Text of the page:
State officials are polishing plans to distribute Tennessee’s part of $300 million in federal stimulus money targeted to help homeowners replace old, energy-sucking appliances with newer, more efficient Energy Star rated appliances.
Referred to as Cash for Appliances after the wildly popular Cash for Clunkers automobile trade-in program, Tennessee expects to receive $5.9 million to use for consumer rebates and to cover administrative costs for the program.
All 50 states are participating in the federal program – part of the American Recovery and Reinvestment Act – and each state developed its own plan to distribute funds.
Tennessee’s plan was approved in December by the U.S. Department of Energy and will kick off on April 22 in honor of the 40th anniversary of Earth Day.
Eligible appliances will include air source heat pumps, central air conditioners and room air conditioners with the Energy Star designation. A rebate of $250 will be available for the air source heat pumps and central air conditioners, while room air conditioners will be eligible for a $40 rebate.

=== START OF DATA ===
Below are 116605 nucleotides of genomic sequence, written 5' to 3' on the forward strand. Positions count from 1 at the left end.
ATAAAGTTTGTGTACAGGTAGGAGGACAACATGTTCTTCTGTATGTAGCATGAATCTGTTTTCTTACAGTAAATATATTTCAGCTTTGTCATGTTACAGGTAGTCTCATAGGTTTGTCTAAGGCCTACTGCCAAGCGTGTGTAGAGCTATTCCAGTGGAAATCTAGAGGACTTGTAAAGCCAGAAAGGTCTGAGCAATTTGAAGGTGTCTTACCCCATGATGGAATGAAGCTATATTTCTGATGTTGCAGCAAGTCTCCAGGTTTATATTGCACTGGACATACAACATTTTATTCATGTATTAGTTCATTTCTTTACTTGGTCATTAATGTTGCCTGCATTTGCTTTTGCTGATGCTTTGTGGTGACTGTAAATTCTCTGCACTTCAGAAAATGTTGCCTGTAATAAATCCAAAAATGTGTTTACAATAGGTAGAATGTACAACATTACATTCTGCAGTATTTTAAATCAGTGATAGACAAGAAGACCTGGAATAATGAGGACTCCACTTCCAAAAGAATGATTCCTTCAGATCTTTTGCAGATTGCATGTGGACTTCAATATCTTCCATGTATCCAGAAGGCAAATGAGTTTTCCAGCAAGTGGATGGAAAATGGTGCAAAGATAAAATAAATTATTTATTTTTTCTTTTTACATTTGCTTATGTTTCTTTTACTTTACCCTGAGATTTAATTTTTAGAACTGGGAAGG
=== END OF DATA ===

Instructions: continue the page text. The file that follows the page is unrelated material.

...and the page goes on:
While Tennessee is limiting its plan to heating and cooling units, other states are taking different approaches. Most urge homeowners to recycle their old appliances, but North Carolina and Mississippi make it a requirement for retailers to recycle the old equipment.
Georgia launched its program last week; it includes rebates in the form of prepaid Visa cards for Energy Star rated clothes washers, dishwashers, refrigerators and freezers in addition to heating and cooling units. In Hawaii, only refrigerators qualify for the program.
Only qualifying Energy Star heating and cooling units purchased after the program launch will be eligible and rebates will not be retroactive.
Tennessee has one of the highest per capita rates of residential electricity consumption in the U.S., and leaders estimate energy savings for qualified products at 16 million kilowatt hours per year. A reduction in energy use of that size translates to a yearly savings of almost $1.4 million in energy costs for Tennesseans and reduces the amount of carbon dioxide emitted into the atmosphere by 32 million pounds annually.
“This funding provided by the Recovery Act will help Tennessee families lower their utility bills and have a positive impact on the environment,” Gov. Phil Bredesen said in a December release.
More details on how consumers can take advantage of the rebates will be available in the coming months.